Sunday, 2 August 2009
Virtualisation within today's IT Frameworks
The higher level issues
Today we have mature IT Libary's and frameworks such as ITIL, MOF and many others which have over the years focused on building operational and technical processes that you can tailor to operate a streamlined Infrastructure (in theory). Libary's like ITIL had to start with a baseline somewhere, but with technology growth this is however something that needs to continuously evolve to changing fads and paradigms. Examples of this include the fact that 3-4 years ago hardly anyone virtualised servers like they do today, nobody ever heard of the Cloud let alone looked at using it, nobody performed Outsourcing as rediculously as they try to do today and we certainly were not under the same financial constraints that we all face due to the credit crunch.
So enter to market at about 2004/5 enterprise server virtualisation into this arena, with the technology having one of the biggest impacts to IT since the actual physical servers it has consolidated, and having many many technological advances which have fully matured 5 years later and is now mature enough to suggest it will be here for many moons to come. However even with the dramatic impact it has had it still appears that IT Frameworks still lag in providing any focus on how Virtualisation technology changes process within datacentre ops. When I google "ITIL and Virtualisation" I get very little to suggest I'm wrong.
Back at the ranch and in the datacentre and with new technology or not the op processes still need to be followed to keep the ship running, Architects and operations guys that know Virtualisation inside out and have seen it mature to the stage that it is at today want it desperately to change to make sure that they are continuously are not drowned in legacy process which limits potential of the core technology they believe in. It isnt just going to be Virtualisation that suffers, add game breaking technologies into this arguement such as Cisco UCS and EMC Symmetrix VMAX that reduce even more reduction of process in the management and operation of the datacentre and this is going to become more and more of a pain in the arse to you and me.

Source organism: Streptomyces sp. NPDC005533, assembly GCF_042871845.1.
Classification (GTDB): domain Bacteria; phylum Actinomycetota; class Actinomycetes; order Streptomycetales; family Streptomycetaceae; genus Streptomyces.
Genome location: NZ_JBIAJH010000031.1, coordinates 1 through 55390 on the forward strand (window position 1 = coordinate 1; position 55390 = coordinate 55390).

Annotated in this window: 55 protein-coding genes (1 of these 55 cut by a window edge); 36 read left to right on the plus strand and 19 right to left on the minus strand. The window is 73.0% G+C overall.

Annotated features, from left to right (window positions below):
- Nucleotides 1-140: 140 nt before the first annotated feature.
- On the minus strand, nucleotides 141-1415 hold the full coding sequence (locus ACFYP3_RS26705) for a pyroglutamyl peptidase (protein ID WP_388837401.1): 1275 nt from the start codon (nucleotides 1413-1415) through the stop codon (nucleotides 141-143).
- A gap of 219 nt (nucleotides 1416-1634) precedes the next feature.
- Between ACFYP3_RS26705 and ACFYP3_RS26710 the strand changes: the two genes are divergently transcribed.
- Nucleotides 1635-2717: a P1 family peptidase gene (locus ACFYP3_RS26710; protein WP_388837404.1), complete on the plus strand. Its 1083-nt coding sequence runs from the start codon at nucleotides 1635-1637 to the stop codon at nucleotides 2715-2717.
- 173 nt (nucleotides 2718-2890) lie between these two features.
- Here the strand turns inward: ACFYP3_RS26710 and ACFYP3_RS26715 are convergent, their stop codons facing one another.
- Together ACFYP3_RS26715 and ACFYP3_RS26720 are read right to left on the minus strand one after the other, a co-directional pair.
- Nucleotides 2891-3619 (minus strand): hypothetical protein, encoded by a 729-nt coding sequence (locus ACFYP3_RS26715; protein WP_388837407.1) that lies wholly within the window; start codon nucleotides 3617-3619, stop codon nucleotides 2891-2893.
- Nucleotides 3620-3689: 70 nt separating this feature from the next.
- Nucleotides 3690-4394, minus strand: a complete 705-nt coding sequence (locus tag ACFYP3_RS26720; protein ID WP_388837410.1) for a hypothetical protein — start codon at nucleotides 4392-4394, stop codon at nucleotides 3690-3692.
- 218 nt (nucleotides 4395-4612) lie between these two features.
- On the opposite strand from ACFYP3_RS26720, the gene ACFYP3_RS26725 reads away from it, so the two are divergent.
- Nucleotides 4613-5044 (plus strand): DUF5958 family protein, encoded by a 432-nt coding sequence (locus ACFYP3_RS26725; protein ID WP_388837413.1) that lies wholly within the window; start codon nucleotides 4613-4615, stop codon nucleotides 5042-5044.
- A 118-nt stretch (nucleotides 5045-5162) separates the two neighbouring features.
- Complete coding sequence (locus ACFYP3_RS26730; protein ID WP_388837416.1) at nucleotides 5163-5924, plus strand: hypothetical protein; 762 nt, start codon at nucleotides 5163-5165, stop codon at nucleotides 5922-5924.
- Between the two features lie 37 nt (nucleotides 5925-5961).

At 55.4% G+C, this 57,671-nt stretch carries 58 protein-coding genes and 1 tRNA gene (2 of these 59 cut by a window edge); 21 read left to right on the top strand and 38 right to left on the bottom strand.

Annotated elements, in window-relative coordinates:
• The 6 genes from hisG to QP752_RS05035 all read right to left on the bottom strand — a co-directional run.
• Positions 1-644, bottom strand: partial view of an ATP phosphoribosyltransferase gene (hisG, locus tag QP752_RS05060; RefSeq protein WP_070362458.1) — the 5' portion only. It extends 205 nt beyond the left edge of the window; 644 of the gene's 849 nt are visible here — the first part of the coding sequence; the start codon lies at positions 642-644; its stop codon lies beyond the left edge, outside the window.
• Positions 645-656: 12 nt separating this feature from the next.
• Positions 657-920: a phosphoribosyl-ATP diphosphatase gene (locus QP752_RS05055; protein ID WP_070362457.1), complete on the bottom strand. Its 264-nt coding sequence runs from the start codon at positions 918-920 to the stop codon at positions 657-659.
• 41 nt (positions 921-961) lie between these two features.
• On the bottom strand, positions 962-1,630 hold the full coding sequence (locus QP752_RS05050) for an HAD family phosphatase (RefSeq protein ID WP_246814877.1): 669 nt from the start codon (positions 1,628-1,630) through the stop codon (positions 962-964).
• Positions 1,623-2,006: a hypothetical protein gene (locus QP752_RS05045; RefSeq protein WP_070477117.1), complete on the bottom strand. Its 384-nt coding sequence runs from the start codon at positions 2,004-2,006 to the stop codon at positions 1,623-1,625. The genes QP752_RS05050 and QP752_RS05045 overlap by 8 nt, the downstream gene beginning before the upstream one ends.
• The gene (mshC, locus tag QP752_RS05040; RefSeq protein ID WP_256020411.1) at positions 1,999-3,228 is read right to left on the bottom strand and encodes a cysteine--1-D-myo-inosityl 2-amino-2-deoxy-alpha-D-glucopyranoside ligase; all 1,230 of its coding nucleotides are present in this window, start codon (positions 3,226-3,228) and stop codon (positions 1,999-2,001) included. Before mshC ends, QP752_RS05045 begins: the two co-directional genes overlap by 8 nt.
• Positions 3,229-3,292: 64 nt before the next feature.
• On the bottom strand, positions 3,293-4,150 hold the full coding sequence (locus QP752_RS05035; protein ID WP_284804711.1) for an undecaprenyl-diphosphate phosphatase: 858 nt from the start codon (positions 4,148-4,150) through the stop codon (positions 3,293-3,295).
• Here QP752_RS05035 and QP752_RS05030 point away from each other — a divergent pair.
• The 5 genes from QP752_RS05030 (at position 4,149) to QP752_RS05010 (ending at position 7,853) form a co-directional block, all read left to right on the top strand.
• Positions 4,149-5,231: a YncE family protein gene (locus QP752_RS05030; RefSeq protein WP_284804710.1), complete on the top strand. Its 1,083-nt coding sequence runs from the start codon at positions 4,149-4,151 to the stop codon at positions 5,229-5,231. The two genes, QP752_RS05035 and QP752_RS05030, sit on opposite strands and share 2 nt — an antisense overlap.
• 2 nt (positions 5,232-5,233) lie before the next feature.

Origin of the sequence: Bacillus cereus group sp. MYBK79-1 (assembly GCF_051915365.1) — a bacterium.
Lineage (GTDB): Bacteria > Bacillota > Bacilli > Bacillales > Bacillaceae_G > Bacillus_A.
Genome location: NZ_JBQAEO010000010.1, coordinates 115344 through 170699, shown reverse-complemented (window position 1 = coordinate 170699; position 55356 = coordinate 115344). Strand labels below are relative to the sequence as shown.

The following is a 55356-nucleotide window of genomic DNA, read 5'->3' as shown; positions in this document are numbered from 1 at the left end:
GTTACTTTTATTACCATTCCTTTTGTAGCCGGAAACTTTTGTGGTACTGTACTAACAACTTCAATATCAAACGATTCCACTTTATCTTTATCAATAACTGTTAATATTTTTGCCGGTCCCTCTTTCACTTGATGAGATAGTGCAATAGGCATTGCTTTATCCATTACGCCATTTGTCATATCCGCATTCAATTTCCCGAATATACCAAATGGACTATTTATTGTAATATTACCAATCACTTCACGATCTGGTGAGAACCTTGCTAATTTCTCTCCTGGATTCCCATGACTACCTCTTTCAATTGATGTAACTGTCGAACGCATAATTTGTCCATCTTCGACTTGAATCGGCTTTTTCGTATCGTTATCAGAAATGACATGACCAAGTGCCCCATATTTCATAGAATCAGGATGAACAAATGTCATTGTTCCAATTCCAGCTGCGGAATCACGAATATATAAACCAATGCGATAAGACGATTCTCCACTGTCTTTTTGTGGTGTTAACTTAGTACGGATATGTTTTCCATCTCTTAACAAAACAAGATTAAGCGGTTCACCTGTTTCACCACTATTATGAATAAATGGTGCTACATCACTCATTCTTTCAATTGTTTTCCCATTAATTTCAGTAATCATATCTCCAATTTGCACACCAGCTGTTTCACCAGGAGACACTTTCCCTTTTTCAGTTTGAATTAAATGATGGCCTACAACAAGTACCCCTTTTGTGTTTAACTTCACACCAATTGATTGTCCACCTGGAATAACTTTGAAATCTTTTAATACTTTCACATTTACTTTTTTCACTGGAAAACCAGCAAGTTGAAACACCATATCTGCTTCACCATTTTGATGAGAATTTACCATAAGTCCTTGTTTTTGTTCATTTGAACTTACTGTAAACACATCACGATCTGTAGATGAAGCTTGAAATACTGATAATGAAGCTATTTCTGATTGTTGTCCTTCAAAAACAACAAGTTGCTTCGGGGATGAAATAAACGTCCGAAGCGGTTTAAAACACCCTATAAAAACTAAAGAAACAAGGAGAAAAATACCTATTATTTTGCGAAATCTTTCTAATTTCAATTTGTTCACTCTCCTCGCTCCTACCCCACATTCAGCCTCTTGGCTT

Virtualisation and the underlying technology that supports the virtual landscape is deployed as a point solution, this is also the case for the example technologies that are changing the shape of datacentres, you procure them and you can solve common datacentre problems. Virtualisation ecosystems as in the software and components that you can deploy however can reduce your process by default and with very little need to implement any fandangle add on or interfaces, however you still need to ensure that this potential is exploited correctly.